In the unlikely event of telling that tale to someone who'd never heard of him, the listener might well enquire as to what mind-altering substances you were taking, or to put it in street parlance, what are you on?

Speaking of old guys with white whiskers puts me in mind of Charles Dodgson aka Lewis Carroll, who probably was on something, when he wrote his oneiric stories about Alice in Wonderland for the credulous young daughters of an Oxford university colleague.

Dodgson lived in Victorian England at a time when opium and laudanum were common currency. Two decades earlier in the US, Edgar Allan Poe was alleged to have used similar substances in the creation of rather more sinister tales than Alice drinking 'tea' with white rabbits, a scenario brought vividly up to date for my indulgent generation forty years ago by Grace Slick and Jefferson Airplane.

All of which brings us inevitably to Marion Jones, whose folk tale involves taking body-altering substances, performance-enhancing drugs (PEDs), but which seems to have included a fair amount of mind-altering drugs, given the fairy stories that she has been retailing to anyone who will listen.

2006 Hengelo Grand Prix Hengelo, Holland   May 28, 2006 Photo: J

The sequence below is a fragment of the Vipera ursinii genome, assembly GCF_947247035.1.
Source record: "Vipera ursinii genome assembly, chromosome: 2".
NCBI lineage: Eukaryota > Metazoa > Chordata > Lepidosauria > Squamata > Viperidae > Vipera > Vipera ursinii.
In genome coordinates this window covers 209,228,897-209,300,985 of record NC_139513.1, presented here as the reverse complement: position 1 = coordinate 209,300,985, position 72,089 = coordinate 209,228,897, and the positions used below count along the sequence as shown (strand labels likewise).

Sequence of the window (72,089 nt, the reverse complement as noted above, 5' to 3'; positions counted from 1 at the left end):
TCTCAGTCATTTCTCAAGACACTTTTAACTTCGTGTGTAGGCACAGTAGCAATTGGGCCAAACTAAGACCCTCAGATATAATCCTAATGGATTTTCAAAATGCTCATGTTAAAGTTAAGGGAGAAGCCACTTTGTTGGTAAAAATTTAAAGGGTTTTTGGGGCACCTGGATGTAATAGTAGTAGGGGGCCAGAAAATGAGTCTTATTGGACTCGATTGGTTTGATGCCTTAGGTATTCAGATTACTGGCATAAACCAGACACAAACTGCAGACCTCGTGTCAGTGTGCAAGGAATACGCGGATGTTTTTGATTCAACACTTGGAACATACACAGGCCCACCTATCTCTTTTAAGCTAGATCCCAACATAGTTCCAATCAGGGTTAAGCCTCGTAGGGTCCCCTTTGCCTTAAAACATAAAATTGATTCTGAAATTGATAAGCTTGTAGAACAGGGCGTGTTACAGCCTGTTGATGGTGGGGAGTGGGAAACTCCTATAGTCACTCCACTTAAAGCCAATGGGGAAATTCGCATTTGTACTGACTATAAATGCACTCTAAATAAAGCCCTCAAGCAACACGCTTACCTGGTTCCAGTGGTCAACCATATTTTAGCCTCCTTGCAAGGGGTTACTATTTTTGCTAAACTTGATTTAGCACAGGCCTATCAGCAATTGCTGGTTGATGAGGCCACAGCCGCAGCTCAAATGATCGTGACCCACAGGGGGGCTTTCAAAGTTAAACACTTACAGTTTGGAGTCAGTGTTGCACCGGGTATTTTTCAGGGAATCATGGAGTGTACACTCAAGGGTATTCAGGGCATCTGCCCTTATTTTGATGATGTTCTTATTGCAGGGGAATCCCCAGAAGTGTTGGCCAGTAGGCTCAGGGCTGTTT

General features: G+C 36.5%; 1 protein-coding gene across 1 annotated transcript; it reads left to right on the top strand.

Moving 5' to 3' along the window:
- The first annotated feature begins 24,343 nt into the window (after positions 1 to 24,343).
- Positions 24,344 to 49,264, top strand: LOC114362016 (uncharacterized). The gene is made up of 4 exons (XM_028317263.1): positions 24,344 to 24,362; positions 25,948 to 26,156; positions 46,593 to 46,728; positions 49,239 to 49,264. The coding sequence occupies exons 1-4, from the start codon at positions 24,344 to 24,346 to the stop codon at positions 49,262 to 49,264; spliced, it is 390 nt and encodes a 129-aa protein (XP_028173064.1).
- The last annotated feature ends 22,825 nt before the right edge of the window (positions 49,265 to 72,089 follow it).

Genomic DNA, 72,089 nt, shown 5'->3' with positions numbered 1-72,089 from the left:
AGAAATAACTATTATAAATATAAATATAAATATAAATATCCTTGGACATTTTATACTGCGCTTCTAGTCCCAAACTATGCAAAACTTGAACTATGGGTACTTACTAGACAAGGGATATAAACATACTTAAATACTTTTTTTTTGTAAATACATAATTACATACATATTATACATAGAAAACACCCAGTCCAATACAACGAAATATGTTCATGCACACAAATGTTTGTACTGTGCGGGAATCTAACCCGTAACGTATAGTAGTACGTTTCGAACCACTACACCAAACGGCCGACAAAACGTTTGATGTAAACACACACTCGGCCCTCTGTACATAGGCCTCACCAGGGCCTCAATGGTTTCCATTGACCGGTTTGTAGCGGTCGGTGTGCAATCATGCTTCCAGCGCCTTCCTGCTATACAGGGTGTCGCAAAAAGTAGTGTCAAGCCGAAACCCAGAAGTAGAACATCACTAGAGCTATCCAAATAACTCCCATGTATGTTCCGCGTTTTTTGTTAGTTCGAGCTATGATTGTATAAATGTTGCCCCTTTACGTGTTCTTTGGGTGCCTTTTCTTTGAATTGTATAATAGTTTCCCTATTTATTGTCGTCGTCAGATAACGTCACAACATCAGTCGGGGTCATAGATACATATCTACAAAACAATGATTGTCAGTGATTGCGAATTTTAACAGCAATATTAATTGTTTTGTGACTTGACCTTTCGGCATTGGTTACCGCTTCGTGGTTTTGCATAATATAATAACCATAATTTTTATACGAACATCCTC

We don't need to revisit the litany of her 'crimes' here, they has been amply recorded by people like Joe Battaglia (see link below). And I've seen enough weird couplings to believe that it wasn't necessarily paternal abandonment at an early age which drove an attractive, athletic young woman into the arms of a character like CJ Hunter, who even a Poe might have trouble fictionalising. Another folk tale there, perhaps; Beauty and the Beast? But enough of ten-cent psychology.

We all want to rewrite our history, even at the simple level exemplified by the popular tee-shirt motto, 'The older I get the better I was'.

F Scott Fitzgerald memorably wrote, 'There are no second acts in American lives'. Oprah Winfrey has made herself a millionaire many times over while proving Fitzgerald wrong. And Winfrey was one of the first targets for Ms Jones and her image-rebuilders as they set out to create her second act.

But Jones' denials of culpability which come close to second degree perjury - and she might recall that her first degree perjury earned her six months in the pen - put me in mind of Flo-Jo's contention to Larry King that her new-found physique and unfeasible speed were the result of 5000 sit-ups a day.

2006 USA Championships Indianapolis, IN  June 21-25, 2006 Photo:

Ho, Ho, Ho, as the white-whiskered old gent in the red suit might respond.

Now, the crucial ingredients in the recipe for creating a second act in an American life are admission of guilt, followed by abject apology and a plea for forgiveness. It even worked for Trickie-Dickie Nixon!

So until Ms Jones finds herself some smarter advisors, or better still, starts taking a substance that will induce her to tell the truth, she might as well go back to where she began as a girl no older than Alice, ie the 'burbs of Los Angeles, to write her fairy story.

Might I suggest a title? Marion in La-La Land.

Photos of Marion Jones courtesy of, unless otherwise noted. 

Original column located at